Nancy Pelosi is completely on message with Chuck Schumer in response to the House GOP’s FY2011 budget plan: acknowledging the need for “fiscal discipline” while attacking the specific cuts in the plan:

“Democrats are committed to fiscal discipline, starting with an aggressive attack on waste, fraud, and abuse in our federal budget, and we will work with Republicans to meet our goals. But we will not do so at the expense of good jobs, a strong middle class, and a growing economy.

“The Republican plan will cost jobs, undercut American innovation and clean energy, jeopardize our safety by taking cops off the street, and threaten investments in rebuilding America – at a time when our economy can least afford it.”

Right, but the “at a time when our economy can least afford it” would have more impact if you bothered to explain why the economy can least afford it now, and in fact why the deficit is not the near-term problem (you can argue it’s a near-term solution, in fact, by creating at least some aggregate demand). I don’t agree with all of Matt Yglesias’ take, but at least he’s recognizing not only the danger of the Republican cuts but the unnecessary nature of them.

Any year is a great year in which to cut low-hanging fruit. By why cut the non-low hanging portion of the budget? There could be good reasons. Maybe we need to sacrifice in order to build more tanks to beat the Nazis. But that’s not happening. Or maybe high interest rates are crowding out private sector investment. But that’s not happening. Or maybe monetary actions necessary to keep interest rates low are leading to ruinous inflation. But that’s not happening either. So why make program cuts that have real negative impact in every district across the country? Shooting ourselves in the foot in 2011 doesn’t make it easier to afford Medicare in 2020, it means we’ll have more injured feet.

This is what I don’t hear from Democrats. They instead acknowledge cuts first, to prove they care about fiscal responsibility too, and then add that the cuts should be better applied. Matt’s doing a little of that too, but the emphasis on the Congressional Dem argument is different. It doesn’t say that at a time of economic stress, with at least 14.5 million Americans out of work, demand cannot be shrunk even further, for this would have catastrophic effects on the public and private job markets.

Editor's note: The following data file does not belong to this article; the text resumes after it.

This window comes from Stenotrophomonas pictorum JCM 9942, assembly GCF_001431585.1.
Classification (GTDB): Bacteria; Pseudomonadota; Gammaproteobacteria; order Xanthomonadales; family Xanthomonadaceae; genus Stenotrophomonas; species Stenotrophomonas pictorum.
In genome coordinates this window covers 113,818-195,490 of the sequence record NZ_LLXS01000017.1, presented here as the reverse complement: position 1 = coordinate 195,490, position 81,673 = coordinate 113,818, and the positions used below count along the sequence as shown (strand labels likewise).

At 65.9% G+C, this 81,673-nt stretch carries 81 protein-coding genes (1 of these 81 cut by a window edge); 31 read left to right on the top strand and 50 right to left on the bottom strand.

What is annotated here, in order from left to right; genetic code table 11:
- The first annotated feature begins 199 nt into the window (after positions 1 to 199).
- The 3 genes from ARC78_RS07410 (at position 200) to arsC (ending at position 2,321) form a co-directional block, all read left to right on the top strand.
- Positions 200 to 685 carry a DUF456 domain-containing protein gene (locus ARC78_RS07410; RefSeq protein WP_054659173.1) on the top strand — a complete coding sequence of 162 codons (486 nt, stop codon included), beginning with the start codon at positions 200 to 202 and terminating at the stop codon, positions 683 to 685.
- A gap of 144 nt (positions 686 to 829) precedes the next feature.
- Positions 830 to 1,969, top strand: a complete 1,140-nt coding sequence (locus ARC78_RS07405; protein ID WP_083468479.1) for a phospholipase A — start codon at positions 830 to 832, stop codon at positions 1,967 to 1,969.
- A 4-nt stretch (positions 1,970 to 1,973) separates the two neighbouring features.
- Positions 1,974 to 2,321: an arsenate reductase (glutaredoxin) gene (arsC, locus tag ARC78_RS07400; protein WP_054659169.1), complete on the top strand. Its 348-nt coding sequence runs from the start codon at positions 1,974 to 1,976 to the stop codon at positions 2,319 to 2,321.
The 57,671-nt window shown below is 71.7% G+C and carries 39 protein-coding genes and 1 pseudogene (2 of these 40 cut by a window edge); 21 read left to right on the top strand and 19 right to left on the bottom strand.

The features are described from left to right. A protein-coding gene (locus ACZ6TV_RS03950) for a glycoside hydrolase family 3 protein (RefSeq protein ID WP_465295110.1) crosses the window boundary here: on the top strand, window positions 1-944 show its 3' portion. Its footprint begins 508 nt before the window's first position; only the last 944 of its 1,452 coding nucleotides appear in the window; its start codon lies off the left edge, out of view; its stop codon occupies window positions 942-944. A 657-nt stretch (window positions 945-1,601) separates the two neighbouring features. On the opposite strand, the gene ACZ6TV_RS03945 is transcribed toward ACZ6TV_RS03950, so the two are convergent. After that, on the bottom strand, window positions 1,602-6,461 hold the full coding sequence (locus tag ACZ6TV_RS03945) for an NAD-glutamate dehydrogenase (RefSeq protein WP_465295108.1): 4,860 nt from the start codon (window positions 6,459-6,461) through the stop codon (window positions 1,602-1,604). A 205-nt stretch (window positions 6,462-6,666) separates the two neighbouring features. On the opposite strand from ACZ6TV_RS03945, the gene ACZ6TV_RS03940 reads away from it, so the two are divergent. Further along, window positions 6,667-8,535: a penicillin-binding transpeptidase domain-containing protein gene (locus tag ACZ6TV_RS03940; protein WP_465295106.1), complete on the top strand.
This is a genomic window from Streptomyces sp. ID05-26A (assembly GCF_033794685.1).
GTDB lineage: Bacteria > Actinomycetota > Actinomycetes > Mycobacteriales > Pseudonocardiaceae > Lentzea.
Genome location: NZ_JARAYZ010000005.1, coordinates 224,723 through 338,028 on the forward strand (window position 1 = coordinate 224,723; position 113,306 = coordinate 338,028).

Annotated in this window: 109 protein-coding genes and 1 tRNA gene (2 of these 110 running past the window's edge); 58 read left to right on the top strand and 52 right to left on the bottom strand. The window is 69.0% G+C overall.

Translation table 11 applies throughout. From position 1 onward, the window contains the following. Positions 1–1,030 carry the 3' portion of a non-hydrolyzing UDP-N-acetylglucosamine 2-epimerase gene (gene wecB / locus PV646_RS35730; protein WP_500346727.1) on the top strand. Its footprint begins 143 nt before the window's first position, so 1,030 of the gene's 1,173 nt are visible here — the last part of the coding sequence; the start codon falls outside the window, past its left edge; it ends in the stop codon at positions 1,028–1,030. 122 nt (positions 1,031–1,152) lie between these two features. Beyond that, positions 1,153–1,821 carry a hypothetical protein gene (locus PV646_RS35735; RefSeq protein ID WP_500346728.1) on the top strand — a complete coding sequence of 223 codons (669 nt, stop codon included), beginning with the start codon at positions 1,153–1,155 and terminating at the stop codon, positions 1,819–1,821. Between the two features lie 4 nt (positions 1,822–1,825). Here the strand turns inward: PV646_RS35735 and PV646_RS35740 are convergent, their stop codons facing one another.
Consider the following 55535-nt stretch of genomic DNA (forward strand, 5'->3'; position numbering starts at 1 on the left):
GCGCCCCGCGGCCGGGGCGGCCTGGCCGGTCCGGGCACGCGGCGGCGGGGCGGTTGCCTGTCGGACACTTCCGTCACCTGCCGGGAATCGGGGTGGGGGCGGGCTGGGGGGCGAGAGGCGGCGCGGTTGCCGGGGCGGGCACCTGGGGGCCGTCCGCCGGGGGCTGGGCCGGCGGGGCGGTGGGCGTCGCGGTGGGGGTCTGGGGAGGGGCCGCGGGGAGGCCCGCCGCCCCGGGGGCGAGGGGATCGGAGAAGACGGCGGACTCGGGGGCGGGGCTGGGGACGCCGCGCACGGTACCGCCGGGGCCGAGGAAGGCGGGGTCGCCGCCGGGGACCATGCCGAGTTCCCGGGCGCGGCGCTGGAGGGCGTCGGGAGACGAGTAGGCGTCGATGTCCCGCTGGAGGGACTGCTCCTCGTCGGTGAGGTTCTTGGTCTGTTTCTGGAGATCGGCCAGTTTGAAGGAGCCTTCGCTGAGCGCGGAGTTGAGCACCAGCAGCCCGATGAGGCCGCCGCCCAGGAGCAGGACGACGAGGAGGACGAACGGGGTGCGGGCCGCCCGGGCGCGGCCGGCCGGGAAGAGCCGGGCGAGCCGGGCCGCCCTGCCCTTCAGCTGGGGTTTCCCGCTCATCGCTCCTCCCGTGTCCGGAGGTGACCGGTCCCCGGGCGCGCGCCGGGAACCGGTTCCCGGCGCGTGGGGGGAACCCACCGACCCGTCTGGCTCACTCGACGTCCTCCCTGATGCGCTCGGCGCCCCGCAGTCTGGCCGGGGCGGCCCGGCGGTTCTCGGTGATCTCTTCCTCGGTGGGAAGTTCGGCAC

Instead, you have three positions in Congress: Democrats, who want cuts but intelligent cuts; Republicans, who want to slash and burn, with a plan that would “that would wipe out family planning programs, take 4,500 cops off the street and slice 10 percent from a food program that aids pregnant women and their babies,” and then other Republicans, who want to do all that and more. Cutting the EPA budget by 17% and the Office of Science by 20% and defunding high speed rail and canceling AmeriCorps isn’t enough. The Republican Study Committee wants to hold to the $100 billion pledge from the campaign days, rather than the $32 billion net cut proposed by the leadership. And they plan to offer an amendment to that effect when the bill hits the floor next week.

So you have House Appropriations Committee chair Hal Rogers simultaneously saying that the cuts are “larger than the GDP of 126 countries,” and also in the middle relative to the whole of Congress. And there isn’t a strong vision on the Democratic side demanding that we not kick out the legs of recovery. Certainly not from the White House, which is busy readying a FY 2012 budget that cuts LIHEAP by $3 billion.

I’m thinking all this “turmoil” in the GOP is actually having a salutary effect of making these insane cuts look reasonable.

David Dayen

David Dayen